Baroque in Sicily
The last legacy of the Sicilian nobility, the island’s Baroque leaves an indelible mark in your memory
Sun-kissed stone buildings, light playing on carved surfaces and niches, sinuous columns climbing upwards. Sicilian Baroque is a fusion of earth and sky: the white and intense ochre of the churches and palaces mixes with the blue background, in a unique and fascinating whole. Walking through the streets of Noto, Modica and Ragusa and finding yourself face to face with the impressive forms of great Sicilian Baroque is an experience words cannot describe: you just have to see it for yourself!
In this treasure chest of an island, Baroque is one of its most precious gems. When admiring the solid-looking beauty of the locations, it’s surprising to remember that all this is the result of a catastrophe: the 1693 earthquake, which razed Noto to the ground, severely damaged Catania, Ragusa, Modica, Ispica and Militello and, set in motion impressive reconstruction work. Under the guidance of the Duke of Camastra, new towns rose whose final urban layouts were extraordinarily picturesque, magnificent buildings and churches of extraordinary architectural virtuosity; and they rose right there, where the earth had swallowed all life; monsters, not seen since the Romanesque period, now appeared once again on the façades, as a reminder of what lay hidden in beneath the surface of the earth.
Today, the Baroque style is frequently seen in the wonderful Val di Noto and also in the interwoven styles found all over Sicily. In this part of Sicily it’s impossible to deny the warmth and colours the ever-powerful sun bestows on the Baroque façades thanks to the chiaroscuro effect. Examples include Noto with its Cathedral, the Chiesa di San Domenico, the Chiesa di San Borromeo al Corso and Palazzo Nicolaci di Villadorata; inRagusa, there’s the Chiesa di San Giorgio, Palazzo Zacco and the Cattedrale di San Giovanni Battista; in Catania, there’s its Duomo and the piazza beneath Palazzo Vescovile, the Seminario dei Chierici and the Palazzo degli Elefanti; Scicli has the Palazzo Beneventano and Modica has the Duomo di San Giorgio and its incredible staircase (the list could go on, there are so many timeless masterpieces). All of them really exude Sicily’s Spanish character: strong and passionate, rational and meticulous, orderly yet elusive, rich and full-bodied.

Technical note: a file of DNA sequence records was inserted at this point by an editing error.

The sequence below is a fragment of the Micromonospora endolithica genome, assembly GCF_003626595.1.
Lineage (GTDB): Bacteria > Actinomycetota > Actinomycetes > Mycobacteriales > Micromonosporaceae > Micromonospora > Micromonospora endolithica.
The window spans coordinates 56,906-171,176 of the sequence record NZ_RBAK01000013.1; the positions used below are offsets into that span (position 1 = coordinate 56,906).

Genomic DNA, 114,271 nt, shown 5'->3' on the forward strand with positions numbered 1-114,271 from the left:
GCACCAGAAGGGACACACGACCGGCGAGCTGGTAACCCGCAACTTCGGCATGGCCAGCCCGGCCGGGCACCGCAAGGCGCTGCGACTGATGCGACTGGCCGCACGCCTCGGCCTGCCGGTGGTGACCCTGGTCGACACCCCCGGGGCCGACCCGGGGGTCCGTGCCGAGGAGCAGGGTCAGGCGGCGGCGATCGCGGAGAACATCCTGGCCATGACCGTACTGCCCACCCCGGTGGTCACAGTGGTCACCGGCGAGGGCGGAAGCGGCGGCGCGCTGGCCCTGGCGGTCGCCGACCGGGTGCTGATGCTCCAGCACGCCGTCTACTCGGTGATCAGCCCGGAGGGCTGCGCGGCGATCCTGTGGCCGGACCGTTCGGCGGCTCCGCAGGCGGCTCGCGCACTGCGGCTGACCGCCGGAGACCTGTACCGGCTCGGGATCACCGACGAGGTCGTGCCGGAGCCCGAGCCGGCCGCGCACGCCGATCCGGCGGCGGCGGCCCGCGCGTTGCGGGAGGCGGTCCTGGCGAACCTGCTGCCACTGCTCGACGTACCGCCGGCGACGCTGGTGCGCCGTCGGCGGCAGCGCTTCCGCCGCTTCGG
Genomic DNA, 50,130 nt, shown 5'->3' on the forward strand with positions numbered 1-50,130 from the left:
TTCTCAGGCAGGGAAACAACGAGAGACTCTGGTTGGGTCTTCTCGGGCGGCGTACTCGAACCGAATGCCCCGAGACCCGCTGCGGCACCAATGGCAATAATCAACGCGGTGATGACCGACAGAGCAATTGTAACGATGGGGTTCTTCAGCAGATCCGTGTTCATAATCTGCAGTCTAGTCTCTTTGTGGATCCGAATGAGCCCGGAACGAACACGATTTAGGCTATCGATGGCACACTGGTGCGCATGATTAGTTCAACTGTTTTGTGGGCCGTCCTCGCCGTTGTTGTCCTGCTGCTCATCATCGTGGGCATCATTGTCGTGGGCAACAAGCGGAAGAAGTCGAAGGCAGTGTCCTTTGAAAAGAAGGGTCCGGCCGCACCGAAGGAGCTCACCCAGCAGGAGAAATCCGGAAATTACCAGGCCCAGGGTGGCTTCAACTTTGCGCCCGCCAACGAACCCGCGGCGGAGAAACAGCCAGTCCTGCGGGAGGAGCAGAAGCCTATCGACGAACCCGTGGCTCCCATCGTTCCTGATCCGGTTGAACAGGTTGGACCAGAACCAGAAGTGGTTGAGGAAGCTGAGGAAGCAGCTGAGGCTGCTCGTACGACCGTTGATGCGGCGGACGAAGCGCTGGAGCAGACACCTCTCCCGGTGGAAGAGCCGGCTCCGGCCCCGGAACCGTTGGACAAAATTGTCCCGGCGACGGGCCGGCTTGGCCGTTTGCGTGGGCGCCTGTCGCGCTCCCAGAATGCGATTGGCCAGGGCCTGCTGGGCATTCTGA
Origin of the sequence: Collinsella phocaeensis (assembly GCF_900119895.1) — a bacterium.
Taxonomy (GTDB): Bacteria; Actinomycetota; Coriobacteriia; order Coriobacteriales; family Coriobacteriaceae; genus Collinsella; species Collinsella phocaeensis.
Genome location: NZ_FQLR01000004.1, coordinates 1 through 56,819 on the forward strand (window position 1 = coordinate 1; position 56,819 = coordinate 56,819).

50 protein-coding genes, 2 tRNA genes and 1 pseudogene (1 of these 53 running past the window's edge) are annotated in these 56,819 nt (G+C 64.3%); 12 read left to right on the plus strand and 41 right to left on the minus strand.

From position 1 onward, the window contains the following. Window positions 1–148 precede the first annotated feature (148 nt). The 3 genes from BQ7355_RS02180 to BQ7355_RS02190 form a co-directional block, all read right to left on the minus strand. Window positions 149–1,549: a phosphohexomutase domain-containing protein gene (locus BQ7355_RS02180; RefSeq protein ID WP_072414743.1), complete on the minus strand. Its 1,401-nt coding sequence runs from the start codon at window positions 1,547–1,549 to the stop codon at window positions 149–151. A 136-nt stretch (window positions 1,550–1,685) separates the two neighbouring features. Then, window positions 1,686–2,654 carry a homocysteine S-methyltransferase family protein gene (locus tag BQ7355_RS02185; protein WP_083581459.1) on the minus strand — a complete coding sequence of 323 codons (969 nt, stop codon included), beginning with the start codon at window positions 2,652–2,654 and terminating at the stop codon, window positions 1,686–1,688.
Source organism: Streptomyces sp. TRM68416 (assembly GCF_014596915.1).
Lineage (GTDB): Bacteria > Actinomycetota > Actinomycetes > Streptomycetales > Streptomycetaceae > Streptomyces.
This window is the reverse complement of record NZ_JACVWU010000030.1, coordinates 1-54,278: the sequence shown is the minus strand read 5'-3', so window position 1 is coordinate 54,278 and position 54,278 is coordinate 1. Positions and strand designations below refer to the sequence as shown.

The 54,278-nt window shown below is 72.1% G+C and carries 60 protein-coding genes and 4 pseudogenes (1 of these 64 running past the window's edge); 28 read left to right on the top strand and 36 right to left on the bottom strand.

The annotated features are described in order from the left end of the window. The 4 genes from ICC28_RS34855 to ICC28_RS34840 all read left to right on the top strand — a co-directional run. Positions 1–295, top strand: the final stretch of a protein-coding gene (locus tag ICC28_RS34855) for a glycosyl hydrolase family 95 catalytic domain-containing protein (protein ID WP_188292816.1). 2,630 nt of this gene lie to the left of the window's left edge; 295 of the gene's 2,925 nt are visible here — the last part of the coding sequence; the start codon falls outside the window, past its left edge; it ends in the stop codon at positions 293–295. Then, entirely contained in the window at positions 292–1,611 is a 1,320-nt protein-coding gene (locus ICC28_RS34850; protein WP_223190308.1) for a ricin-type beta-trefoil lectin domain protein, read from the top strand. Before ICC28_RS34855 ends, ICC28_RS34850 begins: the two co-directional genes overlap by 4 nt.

Cherubs, grotesque masks and faces support the elegant balconies of the houses of the nobility, a mixture of lines and curves vie on the curved church façades, spiral columns twist upwards as though defying gravity, bold bell towers stand out as though bejewelling the world. Not to mention their interiors: the houses of the nobility are decorated with different types of marble, stuccos, frescoes, marble inlays and sculptures. Your eyes linger over their wonderful details and follow the interplay of the ever-different perspectives.
In the province of Trapani, don’t miss the Chiesa di San Francesco in Mazara del Vallo, originally Norman-Arab in style and then transformed into Baroque. You can see it in all its splendour thanks to a restauration started in 1977 to repair the damage it suffered during the Belice earthquake (1968).
In Palermo, one genuine interpreter of more refined and elegant Baroque was undoubtedly Giacomo Serpotta, a sculptor and interior decorator who became famous for his stuccos, made with the revolutionary marble-polishing technique he designed, allustratura, which he shared with his brother Giuseppe and his son Procopio. His other finest works are the,Oratorio di Santa Cita and the Oratorio del Rosario, the Chiesa di San Domenico and the Chiesa di San Francesco d’Assisi.
The brothers Giuseppe and Giacomo Serpotta decorated the small Cappella Palatina in the Castello dei Ventimiglia in Castelbuono, near Palermo.